There are few better ways to gain notice than to be magnificent, tasty, and standing in the middle of the road.
My gentle wife speaks with irritation about turkeys’ pedestrian disregard for their own safety. Furthermore, she sighs, they must have a death wish to be seen in public so near to Thanksgiving when some poor family will be needing a holiday dinner.
A fair number of these favor Halibut Point. Their sense of geography is disjointed enough to lead them back and forth across the adjacent State Highway. Their survival is perplexing. Can they be the same gamebirds that hunters find so challenging to approach? My own suspicion is that the explanation may lie in the disproportion between the size of their heads and bodies.
I sought out the opinion of Dave Sartwell, the Outdoorsman columnist for the Gloucester Daily Times. Based on his many hunting experiences, Dave sees turkeys as wary but not smart. With excellent eyesight they detect the least movement and are very elusive in the wild. On the other hand, Dave once returned empty-handed from a hunt to find a turkey sitting on the hood of his truck. Vehicles apparently don’t register as a threat.
While reluctant to fly, turkeys are fleet of foot. Dave says that when they collapse their wings around them, lower their heads and sprint on those long legs, they look a missile running through the woods. They can also defend themselves with beak, talons, and, like fighting cocks, with lethal spurs on their heels. Protective mothers and courting Toms can make formidable battle.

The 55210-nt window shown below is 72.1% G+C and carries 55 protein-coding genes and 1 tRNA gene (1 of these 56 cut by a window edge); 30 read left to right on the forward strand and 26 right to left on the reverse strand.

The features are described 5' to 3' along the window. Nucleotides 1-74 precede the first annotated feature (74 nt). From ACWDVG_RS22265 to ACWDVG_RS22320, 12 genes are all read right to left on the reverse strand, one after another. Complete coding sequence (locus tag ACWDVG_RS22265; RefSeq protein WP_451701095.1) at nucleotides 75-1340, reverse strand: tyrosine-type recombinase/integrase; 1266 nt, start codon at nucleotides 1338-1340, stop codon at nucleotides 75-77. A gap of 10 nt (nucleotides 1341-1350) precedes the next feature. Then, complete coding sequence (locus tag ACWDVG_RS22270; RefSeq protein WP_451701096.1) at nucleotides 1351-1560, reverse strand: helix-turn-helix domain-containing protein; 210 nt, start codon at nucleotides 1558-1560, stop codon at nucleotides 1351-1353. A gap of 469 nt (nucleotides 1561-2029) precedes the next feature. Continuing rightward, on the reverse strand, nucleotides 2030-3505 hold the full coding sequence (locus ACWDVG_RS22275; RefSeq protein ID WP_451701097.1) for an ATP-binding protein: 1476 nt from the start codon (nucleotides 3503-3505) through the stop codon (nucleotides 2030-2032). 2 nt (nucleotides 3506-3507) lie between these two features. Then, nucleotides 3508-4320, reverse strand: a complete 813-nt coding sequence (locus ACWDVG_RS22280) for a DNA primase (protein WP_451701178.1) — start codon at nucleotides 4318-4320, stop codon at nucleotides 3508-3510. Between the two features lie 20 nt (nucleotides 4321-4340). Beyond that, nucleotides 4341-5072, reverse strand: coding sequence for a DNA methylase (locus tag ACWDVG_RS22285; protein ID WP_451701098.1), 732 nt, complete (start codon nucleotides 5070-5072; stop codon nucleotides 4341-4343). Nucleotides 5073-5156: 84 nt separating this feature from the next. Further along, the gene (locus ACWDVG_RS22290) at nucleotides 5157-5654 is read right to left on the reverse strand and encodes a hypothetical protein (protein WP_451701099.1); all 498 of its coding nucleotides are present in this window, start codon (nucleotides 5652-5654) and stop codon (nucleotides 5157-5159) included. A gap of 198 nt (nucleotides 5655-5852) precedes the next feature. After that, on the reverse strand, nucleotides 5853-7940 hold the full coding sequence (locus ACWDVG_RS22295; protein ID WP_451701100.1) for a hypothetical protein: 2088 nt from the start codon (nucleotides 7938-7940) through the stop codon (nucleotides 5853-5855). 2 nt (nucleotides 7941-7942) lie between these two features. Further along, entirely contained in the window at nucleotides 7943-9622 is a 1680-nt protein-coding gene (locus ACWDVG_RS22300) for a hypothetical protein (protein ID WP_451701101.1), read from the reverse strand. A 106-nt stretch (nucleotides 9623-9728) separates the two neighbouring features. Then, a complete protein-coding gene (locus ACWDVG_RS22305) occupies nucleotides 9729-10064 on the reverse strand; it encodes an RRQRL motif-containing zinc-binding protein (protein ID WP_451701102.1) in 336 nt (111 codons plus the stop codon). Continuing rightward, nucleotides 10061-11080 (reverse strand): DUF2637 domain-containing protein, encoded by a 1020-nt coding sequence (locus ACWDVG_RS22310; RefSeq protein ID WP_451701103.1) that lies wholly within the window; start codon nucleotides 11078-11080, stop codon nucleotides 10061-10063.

Occasionally turkeys get their signals mixed up in their encounters with humans. A friend of mine who lives near Dogtown witnessed a big Tom pin his visiting sister in her car, pecking on the door. He’s willing to acknowledge that the bird may have been attacking its own reflection in shiny metal. But when it chased him into the barn he charged it with a wheelbarrow to restore order in the yard.
Various Boston suburbs have held public hearings and published advisories on the turkey problem. Rockport has offered its mailmen pepper spray. Our State Department of Energy and Environmental Affairs devotes a solemn website page to “Preventing Conflicts with Wild Turkeys”:
Remember that wild turkeys have a pecking order and that habituated birds may respond to you as they do to another turkey. The best defense against aggressive or persistent turkeys is to prevent the birds from becoming habituated in the first place by being bold to them. Everyone in the neighborhood must do the same; it will be ineffective if you do so only on your property. Each and every turkey must view all humans as dominant in the pecking order and respond to them as superiors rather than subjects. Habituated turkeys may attempt to dominate or attack people that the birds view as subordinates.
Benjamin Franklin lamented the choice of the bald eagle to represent the values of America. He wrote to his daughter that “the Turkey is in Comparison a much more respectable Bird, and withal a true original Native of America... He is besides, though a little vain & silly, a Bird of Courage, and would not hesitate to attack a Grenadier of the British Guards who should presume to invade his Farm Yard with a red Coat on.”
I laid my own doubts and vacillations before Chris Leahy of Mass Audubon, who echoed Franklin’s prejudice:
For the record, I believe that we should be celebrating the return of this magnificent native bird, which we once extirpated in New England, instead of fussing about the occasional rudeness of love-besotted Toms, which are of course doing what males of all vertebrate species do when overwhelmed with the urge to breed.